DateHelpers.ToJavaScriptMonth = function(month){
    // JavaScript months are 0 based
    return month - 1;
}

This may be trying to bring C# into JavaScript too far and you might have a simpler solution by just using an object initalizer with methods and properties.

Method overloading

In Useful Function Patterns: Function Overloading we learned about several patterns to implement function overloading in JavaScript:

  • Argument inspection: Inspect how many arguments are passed to a function and which are their types then decide what to do.
  • Options object: Provide an options object that contains the arguments to the method. You get the benefits of named parameters and high extensibility.
  • ES6 defaults and destructuring: Defaults let you provide different signatures as default values will be used if some arguments are not passed into the function. Destructuring let’s you unwrap options objects in a very straightforward fashion.
  • Function Programming and Polymorphic Functions: You can define polymorphic functions by composing several functions that will be called in turn until you get a result from any of them.

You can use any of these with the classes that we have defined in this article so take a look back if you need to refresh them.

Mimicking Classical Inheritance in JavaScript

This is what you’ve learned to this point:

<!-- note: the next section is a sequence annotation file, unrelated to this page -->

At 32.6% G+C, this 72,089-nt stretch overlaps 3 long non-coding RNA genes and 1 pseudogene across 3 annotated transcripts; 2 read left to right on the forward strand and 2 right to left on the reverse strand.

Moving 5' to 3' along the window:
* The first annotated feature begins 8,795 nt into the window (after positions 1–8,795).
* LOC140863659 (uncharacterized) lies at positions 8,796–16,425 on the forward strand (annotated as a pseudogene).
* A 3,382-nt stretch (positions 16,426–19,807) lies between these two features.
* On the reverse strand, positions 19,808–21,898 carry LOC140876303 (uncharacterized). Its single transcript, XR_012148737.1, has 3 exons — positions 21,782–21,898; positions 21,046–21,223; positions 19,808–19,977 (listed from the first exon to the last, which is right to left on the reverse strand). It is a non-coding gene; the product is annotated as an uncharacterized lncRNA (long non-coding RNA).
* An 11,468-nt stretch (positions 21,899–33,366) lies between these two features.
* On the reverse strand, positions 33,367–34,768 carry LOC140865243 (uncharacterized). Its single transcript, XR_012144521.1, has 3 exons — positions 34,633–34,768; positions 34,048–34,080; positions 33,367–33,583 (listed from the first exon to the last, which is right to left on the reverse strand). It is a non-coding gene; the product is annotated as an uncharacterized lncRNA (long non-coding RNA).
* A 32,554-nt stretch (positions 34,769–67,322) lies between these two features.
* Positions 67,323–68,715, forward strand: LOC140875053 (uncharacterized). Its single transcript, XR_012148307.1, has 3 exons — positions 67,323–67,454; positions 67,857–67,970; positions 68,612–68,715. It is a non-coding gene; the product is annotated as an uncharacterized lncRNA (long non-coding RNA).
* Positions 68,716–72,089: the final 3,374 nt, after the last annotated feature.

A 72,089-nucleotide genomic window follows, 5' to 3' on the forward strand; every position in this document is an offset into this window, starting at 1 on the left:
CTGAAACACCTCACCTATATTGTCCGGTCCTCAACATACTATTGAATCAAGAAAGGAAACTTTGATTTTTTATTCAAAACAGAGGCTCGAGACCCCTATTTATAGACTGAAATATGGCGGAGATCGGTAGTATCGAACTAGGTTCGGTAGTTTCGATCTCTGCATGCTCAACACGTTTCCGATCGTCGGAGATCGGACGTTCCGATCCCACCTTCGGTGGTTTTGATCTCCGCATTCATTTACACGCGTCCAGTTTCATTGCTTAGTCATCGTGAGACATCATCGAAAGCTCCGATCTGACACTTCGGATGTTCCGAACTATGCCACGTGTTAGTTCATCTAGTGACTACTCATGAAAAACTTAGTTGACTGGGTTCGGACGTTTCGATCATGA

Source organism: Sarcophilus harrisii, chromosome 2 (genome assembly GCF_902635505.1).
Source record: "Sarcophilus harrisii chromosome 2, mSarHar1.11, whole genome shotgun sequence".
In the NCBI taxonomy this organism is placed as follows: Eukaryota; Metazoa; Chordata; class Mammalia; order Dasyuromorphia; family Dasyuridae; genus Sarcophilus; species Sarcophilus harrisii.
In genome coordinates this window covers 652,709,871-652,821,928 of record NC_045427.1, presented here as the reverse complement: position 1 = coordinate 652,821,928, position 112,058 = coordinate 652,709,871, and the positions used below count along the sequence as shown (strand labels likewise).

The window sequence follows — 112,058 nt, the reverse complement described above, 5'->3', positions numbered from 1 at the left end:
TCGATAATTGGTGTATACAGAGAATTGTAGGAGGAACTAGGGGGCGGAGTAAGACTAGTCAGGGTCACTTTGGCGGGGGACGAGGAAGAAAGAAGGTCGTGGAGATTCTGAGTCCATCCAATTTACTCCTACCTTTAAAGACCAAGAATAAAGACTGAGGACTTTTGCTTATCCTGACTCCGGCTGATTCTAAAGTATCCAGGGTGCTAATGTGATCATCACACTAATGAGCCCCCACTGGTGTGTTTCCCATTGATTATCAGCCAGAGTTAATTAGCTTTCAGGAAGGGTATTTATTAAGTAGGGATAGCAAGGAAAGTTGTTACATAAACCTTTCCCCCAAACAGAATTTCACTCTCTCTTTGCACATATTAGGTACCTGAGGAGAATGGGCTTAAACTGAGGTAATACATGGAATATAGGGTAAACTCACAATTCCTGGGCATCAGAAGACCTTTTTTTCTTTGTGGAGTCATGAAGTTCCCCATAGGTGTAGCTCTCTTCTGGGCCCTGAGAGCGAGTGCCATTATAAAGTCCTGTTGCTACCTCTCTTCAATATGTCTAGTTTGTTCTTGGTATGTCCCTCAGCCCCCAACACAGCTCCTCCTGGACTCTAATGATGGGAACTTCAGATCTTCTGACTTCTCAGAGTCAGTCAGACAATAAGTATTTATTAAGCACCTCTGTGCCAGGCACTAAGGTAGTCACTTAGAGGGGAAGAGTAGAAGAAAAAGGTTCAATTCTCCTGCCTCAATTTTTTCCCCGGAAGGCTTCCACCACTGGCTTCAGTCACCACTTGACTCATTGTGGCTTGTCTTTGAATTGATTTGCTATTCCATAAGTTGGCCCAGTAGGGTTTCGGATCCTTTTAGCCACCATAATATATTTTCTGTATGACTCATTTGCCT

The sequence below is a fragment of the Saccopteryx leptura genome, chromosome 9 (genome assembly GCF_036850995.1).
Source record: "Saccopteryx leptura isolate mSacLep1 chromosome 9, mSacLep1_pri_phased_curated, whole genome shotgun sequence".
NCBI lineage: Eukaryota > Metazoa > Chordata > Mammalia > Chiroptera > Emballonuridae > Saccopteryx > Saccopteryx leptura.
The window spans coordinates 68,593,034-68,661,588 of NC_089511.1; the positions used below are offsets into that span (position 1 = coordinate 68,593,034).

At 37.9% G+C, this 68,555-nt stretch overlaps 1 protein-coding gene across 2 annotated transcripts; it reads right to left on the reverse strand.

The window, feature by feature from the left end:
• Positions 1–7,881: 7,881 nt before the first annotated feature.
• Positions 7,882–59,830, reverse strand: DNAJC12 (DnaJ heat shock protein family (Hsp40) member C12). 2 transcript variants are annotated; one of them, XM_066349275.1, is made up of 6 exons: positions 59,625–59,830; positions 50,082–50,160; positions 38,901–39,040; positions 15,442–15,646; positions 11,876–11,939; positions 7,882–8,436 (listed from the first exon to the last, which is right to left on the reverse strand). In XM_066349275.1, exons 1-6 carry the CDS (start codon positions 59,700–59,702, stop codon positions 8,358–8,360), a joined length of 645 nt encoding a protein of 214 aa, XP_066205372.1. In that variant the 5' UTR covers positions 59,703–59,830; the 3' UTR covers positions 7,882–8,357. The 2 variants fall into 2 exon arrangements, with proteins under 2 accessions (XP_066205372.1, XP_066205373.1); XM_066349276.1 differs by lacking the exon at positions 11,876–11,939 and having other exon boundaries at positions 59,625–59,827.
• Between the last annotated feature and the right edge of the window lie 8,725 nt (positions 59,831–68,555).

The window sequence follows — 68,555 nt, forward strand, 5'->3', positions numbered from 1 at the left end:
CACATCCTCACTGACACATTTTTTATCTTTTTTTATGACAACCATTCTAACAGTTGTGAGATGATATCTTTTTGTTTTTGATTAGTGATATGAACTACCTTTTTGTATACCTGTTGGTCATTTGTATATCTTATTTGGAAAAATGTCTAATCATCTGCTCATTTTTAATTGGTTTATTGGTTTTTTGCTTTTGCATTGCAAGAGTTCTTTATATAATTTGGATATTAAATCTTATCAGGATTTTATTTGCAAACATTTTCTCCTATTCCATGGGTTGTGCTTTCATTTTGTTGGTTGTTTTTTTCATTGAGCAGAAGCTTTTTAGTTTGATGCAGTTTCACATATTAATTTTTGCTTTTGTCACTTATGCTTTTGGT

• We can emulate a single C# class with a constructor function and prototype pair
  • The constructor function defines the properties of each instance and the prototype its methods
  • We can take advantage of the prototype chain to create an inheritance tree
  • There’s no access modifiers but you can get private members by using closures and ES6 symbols. Closures force you to move methods from the prototype to the constructor function before you can use them
  • You can add static members and methods to a class by augmenting its constructor function
  • You can use any function overloading technique that you’ve learned in these series to overload class methods.

But How do you go from a single class to a inheritance tree and emulate classical inheritance in JavaScript?

You can mimic classical inheritance as we know it in C# by following these two steps when creating your classes:

  1. Making sure that each constructor function calls its base type constructor function using call or apply. This will ensure that any instance of a class contains all properties defined in each and every base class (as they are defined in each constructor function)
  2. Use prototypical inheritance to ensure that any instance of a class inherits methods from every base class (as they are contained within each prototype)

Let’s see how to achieve classical inheritance with an example:

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// Inheritance Hierarchy:
//   DrawableGameObject -> MobileGameObject

function Position(x,y){
    this.x = x;
    this.y = y;
}
Position.prototype.toString = function(){
    return "[" + this.x + "," + this.y + "]";
}

function MobileGameObject(position){
    this.position = position;
}
MobileGameObject.prototype.movesTo = function(newPosition){